Saudi set to execute teen for attending a rally four years ago

Published December 21st, 2015 - 05:55 GMT
Abdullah al-Zaher was arrested in March 2012 after attending protests. (AFP/File)
Abdullah al-Zaher was arrested in March 2012 after attending protests. (AFP/File)

The family of a Saudi teenager set to be beheaded because he attended a protest when he was just 15 years old has pleaded for help.

Abdullah al-Zaher, now 19, was arrested in March 2012 after attending protests and is said to have been beaten and then tortured into signing a confession without being allowed to read it or consult with his parents or a lawyer.

He faced a range of charges from ‘harbouring’ protesters, participating in demonstrations and chanting slogans, to ‘concealing the offence of incitement’, setting fire to a car, and throwing petrol bombs.

Zaher was sentenced to beheading in Saudi Arabia's secretive Specialized Criminal Court in 2014 and his sentence was upheld this year, according to the human rights organisation, Reprieve.

The prosecutor requested that Zaher be crucified after he is beheaded.

Zaher is currently in solitary confinement awaiting execution, which it is feared could happen at any time.

He is thought to be the youngest person at the time of arrest to be given a death sentence in Saudi Arabia.

Zaher's father, Hassan al-Zaher told The Guardian, 'Please help me save my son from the imminent threat of death. He doesn’t deserve to die just because he participated in a protest rally.'

He said Zaher had told him he had not thrown Molotov cocktails or 'anything similar' at the protest.

Zaher's father told The Guardian his son is popular and peaceful and that he went to the protests not really knowing what they were about.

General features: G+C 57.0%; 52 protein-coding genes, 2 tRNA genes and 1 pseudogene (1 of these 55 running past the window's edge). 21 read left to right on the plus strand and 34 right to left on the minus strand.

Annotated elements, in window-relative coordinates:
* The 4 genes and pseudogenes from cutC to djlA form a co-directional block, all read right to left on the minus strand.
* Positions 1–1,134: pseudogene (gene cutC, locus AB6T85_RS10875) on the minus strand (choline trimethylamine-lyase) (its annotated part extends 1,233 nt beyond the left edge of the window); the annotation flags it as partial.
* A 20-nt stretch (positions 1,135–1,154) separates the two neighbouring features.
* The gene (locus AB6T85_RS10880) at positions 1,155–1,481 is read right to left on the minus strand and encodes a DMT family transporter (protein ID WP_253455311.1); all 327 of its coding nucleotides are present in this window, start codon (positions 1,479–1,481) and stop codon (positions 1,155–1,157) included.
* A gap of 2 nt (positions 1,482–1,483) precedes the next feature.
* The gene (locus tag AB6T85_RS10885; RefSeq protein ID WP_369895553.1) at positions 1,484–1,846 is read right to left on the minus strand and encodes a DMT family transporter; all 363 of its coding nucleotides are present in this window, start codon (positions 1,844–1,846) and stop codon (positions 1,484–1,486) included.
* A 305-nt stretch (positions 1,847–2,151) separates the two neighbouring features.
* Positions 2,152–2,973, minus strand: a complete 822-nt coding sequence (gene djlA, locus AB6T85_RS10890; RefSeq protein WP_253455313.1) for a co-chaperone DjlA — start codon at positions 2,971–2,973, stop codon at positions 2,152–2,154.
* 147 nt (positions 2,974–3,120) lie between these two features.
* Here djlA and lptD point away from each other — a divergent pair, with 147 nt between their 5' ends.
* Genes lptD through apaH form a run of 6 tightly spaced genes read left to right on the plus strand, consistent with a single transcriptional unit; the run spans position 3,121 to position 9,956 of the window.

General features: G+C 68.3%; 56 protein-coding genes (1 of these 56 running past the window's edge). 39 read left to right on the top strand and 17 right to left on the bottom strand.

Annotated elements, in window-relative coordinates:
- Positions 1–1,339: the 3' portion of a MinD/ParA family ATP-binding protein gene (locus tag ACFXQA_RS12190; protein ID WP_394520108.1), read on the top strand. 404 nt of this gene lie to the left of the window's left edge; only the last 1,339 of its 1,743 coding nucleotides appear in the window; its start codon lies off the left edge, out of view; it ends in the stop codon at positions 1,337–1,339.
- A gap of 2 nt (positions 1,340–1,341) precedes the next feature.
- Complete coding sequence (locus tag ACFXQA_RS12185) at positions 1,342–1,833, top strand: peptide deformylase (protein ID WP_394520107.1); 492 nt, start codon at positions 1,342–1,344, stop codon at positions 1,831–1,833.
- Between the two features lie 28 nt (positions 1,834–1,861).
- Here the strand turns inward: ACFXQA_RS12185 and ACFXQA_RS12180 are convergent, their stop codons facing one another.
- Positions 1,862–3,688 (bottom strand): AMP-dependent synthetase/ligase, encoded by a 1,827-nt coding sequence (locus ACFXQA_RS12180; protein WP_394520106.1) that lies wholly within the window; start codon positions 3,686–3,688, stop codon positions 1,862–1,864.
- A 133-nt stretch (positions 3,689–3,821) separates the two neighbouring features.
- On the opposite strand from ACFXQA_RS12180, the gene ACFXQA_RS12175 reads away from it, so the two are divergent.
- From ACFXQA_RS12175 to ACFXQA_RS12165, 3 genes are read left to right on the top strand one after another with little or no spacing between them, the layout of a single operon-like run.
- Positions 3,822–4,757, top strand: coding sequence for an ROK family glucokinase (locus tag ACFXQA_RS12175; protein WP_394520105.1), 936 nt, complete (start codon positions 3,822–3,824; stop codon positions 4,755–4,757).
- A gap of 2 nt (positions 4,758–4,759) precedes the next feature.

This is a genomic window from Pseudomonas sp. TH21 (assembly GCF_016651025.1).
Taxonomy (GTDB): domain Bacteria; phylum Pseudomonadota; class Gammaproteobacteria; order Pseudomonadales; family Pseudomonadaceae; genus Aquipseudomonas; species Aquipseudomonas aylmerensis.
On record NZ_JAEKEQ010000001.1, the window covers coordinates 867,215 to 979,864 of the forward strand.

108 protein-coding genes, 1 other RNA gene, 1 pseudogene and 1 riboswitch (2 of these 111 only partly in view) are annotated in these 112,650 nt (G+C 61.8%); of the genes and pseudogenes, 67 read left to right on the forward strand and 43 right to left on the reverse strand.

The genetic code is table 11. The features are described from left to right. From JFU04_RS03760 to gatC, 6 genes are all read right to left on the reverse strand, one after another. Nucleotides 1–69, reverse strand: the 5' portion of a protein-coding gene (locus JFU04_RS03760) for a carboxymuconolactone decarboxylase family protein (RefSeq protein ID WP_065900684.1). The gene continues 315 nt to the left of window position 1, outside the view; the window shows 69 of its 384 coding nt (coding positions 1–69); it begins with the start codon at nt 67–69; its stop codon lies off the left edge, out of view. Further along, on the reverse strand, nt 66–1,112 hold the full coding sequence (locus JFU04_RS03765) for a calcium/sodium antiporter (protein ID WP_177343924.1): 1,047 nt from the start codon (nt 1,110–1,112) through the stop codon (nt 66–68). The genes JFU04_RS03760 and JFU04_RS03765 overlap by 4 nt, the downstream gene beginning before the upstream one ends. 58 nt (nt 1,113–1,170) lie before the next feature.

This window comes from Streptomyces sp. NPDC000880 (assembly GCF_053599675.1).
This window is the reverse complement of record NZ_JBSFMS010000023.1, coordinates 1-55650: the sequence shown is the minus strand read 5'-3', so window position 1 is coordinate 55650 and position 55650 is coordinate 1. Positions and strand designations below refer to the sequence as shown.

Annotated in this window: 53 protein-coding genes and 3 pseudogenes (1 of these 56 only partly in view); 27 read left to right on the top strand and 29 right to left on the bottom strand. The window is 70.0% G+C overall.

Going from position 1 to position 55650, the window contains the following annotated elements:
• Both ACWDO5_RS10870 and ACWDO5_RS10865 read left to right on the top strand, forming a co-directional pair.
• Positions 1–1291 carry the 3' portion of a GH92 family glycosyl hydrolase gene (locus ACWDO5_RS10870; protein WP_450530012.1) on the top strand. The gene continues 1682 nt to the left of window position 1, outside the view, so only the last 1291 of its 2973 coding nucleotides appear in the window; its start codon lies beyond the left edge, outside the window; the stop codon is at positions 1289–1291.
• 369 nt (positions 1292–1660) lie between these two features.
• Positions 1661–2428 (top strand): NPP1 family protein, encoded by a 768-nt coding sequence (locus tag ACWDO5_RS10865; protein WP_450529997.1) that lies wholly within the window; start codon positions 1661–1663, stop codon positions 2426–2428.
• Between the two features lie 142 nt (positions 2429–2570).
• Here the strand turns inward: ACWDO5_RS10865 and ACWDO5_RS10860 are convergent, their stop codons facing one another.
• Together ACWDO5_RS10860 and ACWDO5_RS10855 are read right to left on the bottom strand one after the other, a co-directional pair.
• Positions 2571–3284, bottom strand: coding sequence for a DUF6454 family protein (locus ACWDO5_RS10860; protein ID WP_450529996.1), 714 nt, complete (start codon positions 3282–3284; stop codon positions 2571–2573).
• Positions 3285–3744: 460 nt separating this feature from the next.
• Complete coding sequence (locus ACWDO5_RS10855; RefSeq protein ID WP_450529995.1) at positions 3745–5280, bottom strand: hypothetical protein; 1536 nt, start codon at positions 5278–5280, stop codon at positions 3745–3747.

'He did not go there with the intention of fighting or opposing the government, in his eyes it was just a simple protest rally,' he added.

Reprieve, which is assisting the juveniles, has asked UK Foreign Secretary Philip Hammond to intervene in Abdullah’s case and those of Ali al-Nimr and Dawoud al-Marhoon, who were also juveniles when they were arrested at protests.

The Foreign Office has confirmed that the UK had intervened with the Saudi authorities on the cases, but would not give details.

Maya Foa, head of the death penalty team at Reprieve, said: 'Abdullah al-Zaher has been through a horrifying ordeal - arrested at the age of 15 for attending a protest, tortured into a "confession", and now awaiting execution in solitary confinement, far from his family.

'It is utterly disgraceful that the Saudi authorities are now threatening to carry out his beheading imminently, along with the killing of other juveniles like Ali al-Nimr.

'Those governments who are among the closest Saudi allies - notably the UK and the US - must step in without delay and urge the Saudi authorities to change course.'

Two weeks ago, Saudi media reports suggested the government was preparing to execute more than 50 prisoners in a single day, including those arrested during the protests.

By Jenny Stanton

© Associated Newspapers Ltd.

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